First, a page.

Glasgow is “in no fit state” to host the UN climate conference, it has been claimed, as the council faces criticism over waste on city streets.
It comes after images of litter strewn streets and overflowing bins were posted online.
Ahead of COP26, councillors have called for more to be done to tackle the issue.
The city council has said it will work to keep the streets clean ‘before, during and after COP26’ and said it had invested significantly in cleansing services.
“Glasgow is a midden, I have never seen the city in the state that it is in.”Euan Blockley, Conservative councillor
Conservative councillor Euan Blockley said that the SNP administration, which runs the council, needs to learn from its mistakes before it is too late.
“The worrying thing is that the City Council is just passing the buck onto the people of Glasgow,” he said.
“The council is keen to clean up the streets for the delegates ahead of COP26 but Joe Biden and Angela Merkel don’t pay council tax.
“I’m sure the Hydro and the areas where Cop26 will be hosted will be in good condition but there are people in Glasgow living in Squalor.
“Glasgow is a midden, I have never seen the city in the state that it is in. That’s why there is a lot of public anger but the council is denying there is a problem.”
His colleague Thomas Kerr, who launched a campaign to reverse the bulk uplift charges, added: “From rodent infestation to rampant fly-tipping and overflowing bins, the cleansing crisis in Glasgow is entirely of our SNP council’s making.
“Unfortunately, the administration’s leadership is completely oblivious to the extent of the emergency our city faces. Glasgow is in no fit state to receive world leaders in November.”
Jon Molyneux of the Glasgow Greens said that while there’s an obvious desire to show Glasgow at its best during COP26, the idea that the city will get spruced-up for visiting delegations, but not for those who live and work all year round, is one that “sticks in the craw”.
He said: “We do need to keep tackling litter and fly tipping. People who dump their rubbish aren’t just committing crimes, they are putting a burden on all of us, who pay through our taxes to clean it up.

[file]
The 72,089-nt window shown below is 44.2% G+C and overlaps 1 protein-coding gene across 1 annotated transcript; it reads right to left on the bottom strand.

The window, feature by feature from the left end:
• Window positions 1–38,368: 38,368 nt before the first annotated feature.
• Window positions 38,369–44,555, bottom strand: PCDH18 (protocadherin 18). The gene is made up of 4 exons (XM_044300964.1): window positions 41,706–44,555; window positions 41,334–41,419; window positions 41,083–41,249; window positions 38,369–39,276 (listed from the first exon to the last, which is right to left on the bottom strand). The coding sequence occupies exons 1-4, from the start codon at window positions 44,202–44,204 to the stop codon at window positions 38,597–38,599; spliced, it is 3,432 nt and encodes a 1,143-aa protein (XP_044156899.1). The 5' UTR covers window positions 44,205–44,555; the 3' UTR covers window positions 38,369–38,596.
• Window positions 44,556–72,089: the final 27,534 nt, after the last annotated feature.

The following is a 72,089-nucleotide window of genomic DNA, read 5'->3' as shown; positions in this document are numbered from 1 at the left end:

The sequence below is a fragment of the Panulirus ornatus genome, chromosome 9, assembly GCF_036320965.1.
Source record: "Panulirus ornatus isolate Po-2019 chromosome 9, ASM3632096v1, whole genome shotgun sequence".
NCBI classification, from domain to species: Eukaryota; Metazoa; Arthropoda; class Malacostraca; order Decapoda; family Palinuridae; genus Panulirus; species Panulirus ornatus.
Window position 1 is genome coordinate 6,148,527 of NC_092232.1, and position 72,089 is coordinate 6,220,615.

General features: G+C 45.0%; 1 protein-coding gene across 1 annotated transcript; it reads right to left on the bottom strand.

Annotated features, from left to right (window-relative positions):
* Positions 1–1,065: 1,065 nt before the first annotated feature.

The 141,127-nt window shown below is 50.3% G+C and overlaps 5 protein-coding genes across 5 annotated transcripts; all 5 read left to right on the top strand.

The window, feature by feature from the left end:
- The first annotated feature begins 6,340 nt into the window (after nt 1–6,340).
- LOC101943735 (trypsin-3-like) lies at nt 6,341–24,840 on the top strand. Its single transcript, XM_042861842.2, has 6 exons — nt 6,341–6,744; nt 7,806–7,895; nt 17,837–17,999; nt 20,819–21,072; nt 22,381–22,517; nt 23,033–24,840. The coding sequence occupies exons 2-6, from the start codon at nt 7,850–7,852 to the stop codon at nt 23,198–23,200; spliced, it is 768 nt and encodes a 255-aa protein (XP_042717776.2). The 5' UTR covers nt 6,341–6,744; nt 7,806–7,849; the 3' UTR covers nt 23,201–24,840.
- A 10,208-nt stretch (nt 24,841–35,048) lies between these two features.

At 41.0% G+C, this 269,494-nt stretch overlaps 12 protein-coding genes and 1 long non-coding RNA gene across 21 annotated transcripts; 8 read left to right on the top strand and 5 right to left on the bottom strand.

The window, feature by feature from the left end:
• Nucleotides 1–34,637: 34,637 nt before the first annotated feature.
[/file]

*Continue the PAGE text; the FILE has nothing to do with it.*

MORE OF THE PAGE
“The council can do more, through education and by using the enforcement powers it has, to stop this at source. It also has a duty to ensure it is not inadvertently adding to the problem through poorly designed or delivered services.”
Glasgow City Council said it will ensure all available resources are focused on supporting the city’s environment before, during and after COP26.
A spokesman for the council said: “Each year Glasgow spends around £100m on environmental protection with waste collection and disposal accounting for most of this budget.
“By head of population Glasgow spends twice the national average on street cleansing and our budget for street cleansing is year on year significantly greater than any comparable Scottish local authority.
“The overall cleansing budget, which also includes refuse collection and waste disposal, has risen by 20% in the past six years.
“We have also been investing significantly in our cleansing service with new household waste services, new street bins, new mechanical street sweepers, additional staff being introduced and new hydrogen-powered bin lorries due to follow.”
The spokesperson said that a ‘fundamental issue’ is that too many people do not dispose of their waste in an ‘appropriate manner’.
They said: “As lockdown has eased, we have again been able to support the city’s many community clean-up groups that help to build pride and resilience within our neighbourhoods.
“Sadly, as highlighted by the press, a fundamental issue is that too many people do not dispose of their waste in an appropriate manner and it is important that residents and businesses appreciate the positive difference they can make to the overall look and feel of the city.
“As we hopefully continue moving on from the pandemic, we will ensure all available resources are focused on supporting the city’s environment before, during and after COP 26.”
By local democracy reporter Catherine Hunter